Samsung loses Dutch bid to ban Apple products
The two technology giants have been locked in an acrimonious battle in 10 countries involving smartphones and tablets since April. Four patent infringement cases launched by Samsung against Apple were filed in the Netherlands alone.
A court in The Hague on Friday dismissed Samsung's claims of patent infringement by Apple, scuppering its bid to ban the sale of iPhones and iPads in the Netherlands. It also rejected Apple's counterclaims in the case.
"A win for Apple but also relief for the industry because the judge upheld widespread understanding of fair, reasonable, and non-discriminatory (FRAND) terms in the use of patents," independent intellectual property expert Florian Mueller said.
On Friday, the Dutch court found that Samsung's 3G patents were part of essential standards which should be open to license under FRAND and that the two companies should negotiate an agreement.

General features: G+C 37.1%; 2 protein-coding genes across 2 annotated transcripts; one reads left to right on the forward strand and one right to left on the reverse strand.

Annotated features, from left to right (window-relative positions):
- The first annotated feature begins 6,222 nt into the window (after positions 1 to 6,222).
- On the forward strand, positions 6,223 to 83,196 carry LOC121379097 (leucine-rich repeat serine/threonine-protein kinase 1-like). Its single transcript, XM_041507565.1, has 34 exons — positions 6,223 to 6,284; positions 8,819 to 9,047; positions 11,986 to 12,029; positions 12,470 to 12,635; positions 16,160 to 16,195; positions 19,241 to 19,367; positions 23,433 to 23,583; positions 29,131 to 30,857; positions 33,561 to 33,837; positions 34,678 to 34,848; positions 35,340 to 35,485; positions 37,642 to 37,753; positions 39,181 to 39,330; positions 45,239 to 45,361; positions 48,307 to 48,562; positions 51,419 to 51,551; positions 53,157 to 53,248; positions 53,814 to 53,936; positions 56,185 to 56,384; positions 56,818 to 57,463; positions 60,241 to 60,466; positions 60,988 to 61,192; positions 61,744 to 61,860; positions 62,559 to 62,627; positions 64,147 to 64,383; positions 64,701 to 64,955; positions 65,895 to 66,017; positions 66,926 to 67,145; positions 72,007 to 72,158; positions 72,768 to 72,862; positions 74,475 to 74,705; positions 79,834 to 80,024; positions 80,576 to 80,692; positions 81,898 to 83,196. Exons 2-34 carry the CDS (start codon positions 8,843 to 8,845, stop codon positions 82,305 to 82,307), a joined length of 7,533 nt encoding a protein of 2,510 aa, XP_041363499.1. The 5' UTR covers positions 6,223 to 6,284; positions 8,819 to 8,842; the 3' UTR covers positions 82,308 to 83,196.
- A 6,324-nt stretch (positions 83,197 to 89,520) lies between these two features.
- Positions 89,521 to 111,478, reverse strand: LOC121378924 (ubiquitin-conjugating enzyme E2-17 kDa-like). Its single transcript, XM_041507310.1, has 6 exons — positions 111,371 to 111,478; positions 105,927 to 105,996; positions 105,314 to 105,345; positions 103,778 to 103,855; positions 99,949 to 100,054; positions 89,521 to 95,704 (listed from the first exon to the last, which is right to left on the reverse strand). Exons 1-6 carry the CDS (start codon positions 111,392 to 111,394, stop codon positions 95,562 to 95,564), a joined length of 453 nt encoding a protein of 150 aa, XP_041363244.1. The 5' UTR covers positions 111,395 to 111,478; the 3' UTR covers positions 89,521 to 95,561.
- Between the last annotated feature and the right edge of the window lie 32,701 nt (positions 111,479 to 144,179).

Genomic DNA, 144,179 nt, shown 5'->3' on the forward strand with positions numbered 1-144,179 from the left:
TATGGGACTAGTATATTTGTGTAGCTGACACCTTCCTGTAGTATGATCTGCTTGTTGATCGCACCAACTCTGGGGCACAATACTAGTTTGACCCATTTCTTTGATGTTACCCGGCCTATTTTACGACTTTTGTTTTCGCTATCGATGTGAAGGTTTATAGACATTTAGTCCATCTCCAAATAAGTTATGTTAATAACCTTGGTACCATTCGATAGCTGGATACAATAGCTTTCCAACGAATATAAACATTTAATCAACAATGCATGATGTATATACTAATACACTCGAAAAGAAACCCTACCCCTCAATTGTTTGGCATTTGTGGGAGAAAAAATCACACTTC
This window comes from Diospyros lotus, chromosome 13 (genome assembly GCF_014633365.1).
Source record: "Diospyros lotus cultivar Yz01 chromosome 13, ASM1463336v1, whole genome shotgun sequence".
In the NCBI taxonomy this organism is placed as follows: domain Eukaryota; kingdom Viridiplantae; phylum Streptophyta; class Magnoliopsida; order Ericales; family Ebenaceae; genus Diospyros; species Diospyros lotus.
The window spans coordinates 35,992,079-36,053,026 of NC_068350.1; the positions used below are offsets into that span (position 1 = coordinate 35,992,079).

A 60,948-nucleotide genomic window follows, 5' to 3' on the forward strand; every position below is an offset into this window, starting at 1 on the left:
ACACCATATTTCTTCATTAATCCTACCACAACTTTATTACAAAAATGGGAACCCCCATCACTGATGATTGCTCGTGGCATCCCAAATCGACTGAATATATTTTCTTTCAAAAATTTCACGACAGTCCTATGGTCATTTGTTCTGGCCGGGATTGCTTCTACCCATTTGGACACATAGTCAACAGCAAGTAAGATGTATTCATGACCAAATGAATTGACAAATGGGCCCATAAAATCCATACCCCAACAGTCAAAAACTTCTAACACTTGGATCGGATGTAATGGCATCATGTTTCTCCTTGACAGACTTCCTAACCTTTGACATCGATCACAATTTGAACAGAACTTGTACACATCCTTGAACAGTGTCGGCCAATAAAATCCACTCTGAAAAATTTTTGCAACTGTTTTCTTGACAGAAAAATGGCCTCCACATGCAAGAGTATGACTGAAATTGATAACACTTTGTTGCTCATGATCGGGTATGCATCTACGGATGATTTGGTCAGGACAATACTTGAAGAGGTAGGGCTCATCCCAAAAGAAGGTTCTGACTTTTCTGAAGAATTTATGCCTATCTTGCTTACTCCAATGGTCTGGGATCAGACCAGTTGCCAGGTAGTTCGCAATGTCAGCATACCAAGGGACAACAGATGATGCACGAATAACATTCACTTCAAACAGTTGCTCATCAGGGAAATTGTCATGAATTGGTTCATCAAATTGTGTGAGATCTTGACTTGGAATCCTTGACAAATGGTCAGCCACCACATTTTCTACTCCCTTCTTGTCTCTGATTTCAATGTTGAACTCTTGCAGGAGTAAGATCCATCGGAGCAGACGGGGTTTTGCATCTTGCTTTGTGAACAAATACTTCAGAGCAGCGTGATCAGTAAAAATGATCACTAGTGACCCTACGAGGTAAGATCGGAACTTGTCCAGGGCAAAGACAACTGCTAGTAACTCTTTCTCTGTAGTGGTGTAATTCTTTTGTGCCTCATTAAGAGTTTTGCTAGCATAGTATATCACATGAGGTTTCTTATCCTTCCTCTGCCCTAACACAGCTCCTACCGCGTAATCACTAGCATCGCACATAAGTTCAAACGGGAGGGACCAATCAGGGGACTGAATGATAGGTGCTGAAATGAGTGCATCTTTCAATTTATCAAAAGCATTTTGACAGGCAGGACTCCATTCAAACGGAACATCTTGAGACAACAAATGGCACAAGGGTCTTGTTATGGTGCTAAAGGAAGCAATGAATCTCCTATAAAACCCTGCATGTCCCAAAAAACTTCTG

The ruling is a blow to Samsung, which has filed patent-infringement claims in France and Italy in order to ban the sale of the iPhone, just as Apple has started marketing the latest edition of the popular gadget, iPhone 4S.
"Apple will be taking French and Italian translations of the Dutch ruling with it. This makes it a long shot for Samsung that it could win an injunction in the EU based on its 3G patents," Mueller said.
Apple has filed its own lawsuits in several countries, arguing that Samsung's Galaxy line of mobile phones and tablets "slavishly" copied its iPhone and iPad.
Earlier this month, Samsung was forced to upgrade three of its smartphones to get around temporary sales bans on earlier versions of products that a Dutch court said violated an Apple patent.
(Editing by Sara Webb and Helen Massy-Beresford)